Evangelical author Jen Hatmaker, whose 2015 book For the Love has sold over 300,000 copies, topped our Religion Nonfiction Bestsellers list with her newest release, Of Mess and Moxie. Marketing and publicity for the book, which is subtitled “Wrangling Delight Out of This Wild and Glorious Life,” included a pre-order campaign that featured free bonus material, a digital ad campaign on Facebook, e-blasts, and sponsored blog posts. In addition to launching a new podcast, For the Love with Jen Hatmaker, the author appeared on national Christian and mainstream media outlets such as Redbook, Time, Publishers Weekly, and on the Today Show's parenting blog. Of Mess and Moxie has sold more than 50,000 copies across all editions since its Aug. 8 release, according to Nelson Books.
Chrystal Evans Hurst, who is the daughter of author and pastor Dr. Tony Evans, and the sister of author Priscilla Shirer, debuted on PW’s Religion Nonfiction chart at #3 with She's Still There: Rescuing the Girl in You. The memoir on finding and pursuing a purpose in life was selected for an online Bible study hosted by Proverbs 31—a women’s ministry—from Sept. 5 to Oct. 13. The study has attracted over 58,000 registrants in recent weeks, according to Zondervan.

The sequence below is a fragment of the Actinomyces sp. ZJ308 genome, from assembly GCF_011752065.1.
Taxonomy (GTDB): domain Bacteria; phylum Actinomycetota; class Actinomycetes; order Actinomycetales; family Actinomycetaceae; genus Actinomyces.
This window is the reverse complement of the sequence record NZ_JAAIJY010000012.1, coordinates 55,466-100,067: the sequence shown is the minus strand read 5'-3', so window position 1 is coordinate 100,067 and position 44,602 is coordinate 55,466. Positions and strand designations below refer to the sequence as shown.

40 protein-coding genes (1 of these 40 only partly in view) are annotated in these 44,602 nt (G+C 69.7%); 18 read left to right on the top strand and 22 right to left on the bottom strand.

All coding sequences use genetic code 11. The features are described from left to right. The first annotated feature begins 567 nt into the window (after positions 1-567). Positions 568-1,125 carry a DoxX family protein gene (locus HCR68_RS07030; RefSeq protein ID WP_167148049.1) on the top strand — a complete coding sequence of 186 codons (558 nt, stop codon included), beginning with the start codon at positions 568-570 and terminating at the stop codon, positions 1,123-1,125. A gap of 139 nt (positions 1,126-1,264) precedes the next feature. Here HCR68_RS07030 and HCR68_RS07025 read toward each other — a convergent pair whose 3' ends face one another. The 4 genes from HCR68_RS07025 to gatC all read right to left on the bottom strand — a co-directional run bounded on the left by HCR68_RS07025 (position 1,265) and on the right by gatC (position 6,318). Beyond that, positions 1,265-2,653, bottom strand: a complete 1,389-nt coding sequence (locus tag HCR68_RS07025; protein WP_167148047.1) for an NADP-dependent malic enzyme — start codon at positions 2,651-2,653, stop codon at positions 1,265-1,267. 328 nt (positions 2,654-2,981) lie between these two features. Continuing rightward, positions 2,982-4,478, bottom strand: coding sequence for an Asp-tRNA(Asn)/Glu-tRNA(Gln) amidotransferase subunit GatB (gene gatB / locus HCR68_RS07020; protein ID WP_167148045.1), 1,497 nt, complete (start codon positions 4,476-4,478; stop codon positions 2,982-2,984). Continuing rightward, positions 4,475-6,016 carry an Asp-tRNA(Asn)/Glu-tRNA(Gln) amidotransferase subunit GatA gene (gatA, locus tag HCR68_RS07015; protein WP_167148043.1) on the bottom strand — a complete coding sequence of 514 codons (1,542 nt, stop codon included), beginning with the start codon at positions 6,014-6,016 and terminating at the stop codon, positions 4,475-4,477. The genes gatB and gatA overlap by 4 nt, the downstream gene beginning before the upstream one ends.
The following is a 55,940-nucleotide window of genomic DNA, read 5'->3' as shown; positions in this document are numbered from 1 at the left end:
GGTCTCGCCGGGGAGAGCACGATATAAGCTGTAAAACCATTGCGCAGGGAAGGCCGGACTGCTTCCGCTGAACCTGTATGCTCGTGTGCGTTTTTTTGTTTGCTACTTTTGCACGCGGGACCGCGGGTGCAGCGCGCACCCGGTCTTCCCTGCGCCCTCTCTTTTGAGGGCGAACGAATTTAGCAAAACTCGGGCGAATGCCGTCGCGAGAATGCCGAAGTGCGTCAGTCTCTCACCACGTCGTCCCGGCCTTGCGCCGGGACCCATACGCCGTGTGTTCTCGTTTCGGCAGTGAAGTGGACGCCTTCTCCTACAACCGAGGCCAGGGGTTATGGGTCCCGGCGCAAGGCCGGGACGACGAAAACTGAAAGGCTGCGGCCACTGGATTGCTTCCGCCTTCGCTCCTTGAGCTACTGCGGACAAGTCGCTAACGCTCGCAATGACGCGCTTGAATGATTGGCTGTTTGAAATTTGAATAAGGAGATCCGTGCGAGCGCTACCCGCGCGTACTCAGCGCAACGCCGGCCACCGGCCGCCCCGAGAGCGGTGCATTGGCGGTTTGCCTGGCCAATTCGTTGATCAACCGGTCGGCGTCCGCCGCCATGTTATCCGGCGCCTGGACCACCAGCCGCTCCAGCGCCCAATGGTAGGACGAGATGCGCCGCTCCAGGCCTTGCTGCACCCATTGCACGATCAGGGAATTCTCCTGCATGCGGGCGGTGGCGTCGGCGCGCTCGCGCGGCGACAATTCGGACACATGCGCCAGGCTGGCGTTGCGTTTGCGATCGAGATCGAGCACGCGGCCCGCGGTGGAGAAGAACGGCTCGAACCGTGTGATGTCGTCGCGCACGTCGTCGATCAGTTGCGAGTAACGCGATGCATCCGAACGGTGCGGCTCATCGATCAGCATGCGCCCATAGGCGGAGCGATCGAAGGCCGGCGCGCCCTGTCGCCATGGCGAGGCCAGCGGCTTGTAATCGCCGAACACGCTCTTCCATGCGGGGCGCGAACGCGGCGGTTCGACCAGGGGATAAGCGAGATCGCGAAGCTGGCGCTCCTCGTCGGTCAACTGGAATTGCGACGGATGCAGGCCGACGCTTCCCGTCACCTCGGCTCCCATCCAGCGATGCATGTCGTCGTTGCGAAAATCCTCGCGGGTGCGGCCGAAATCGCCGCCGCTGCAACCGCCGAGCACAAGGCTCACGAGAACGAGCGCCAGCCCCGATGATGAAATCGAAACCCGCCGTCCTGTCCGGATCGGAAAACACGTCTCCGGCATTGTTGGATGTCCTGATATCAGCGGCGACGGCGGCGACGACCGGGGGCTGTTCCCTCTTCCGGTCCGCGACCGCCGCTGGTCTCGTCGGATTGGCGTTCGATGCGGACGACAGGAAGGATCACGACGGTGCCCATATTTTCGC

Following her sister, Priscilla Shirer took #6 in Religion Nonfiction with Awaken: 90 Days with the God Who Speaks, the first devotional from the bestselling author of 2016’s bestseller, Fervent. Although Shirer did not promote the book in the media, LifeWay Christian Stores ran an exclusive pre-sale discount on Awaken the month before it published, and B&H promoted the book on awakendevo.com, which featured previews of its content and discounts.
In Fiction, Wanda Brunstetter took #2 with her latest Amish romance, The Blessing. Marketing and publicity for the title included a pre-sale special that featured a free downloadable bookmark, Amish recipes, printable photos from Amish Country, and a free preview of Brunstetter’s next book. Further, Barbour sent emails to subscribers of Brunstetter’s mailing list and advertised in Amish tourist destination publications.
This article has been updated with a correction to Hatmaker's media appearances.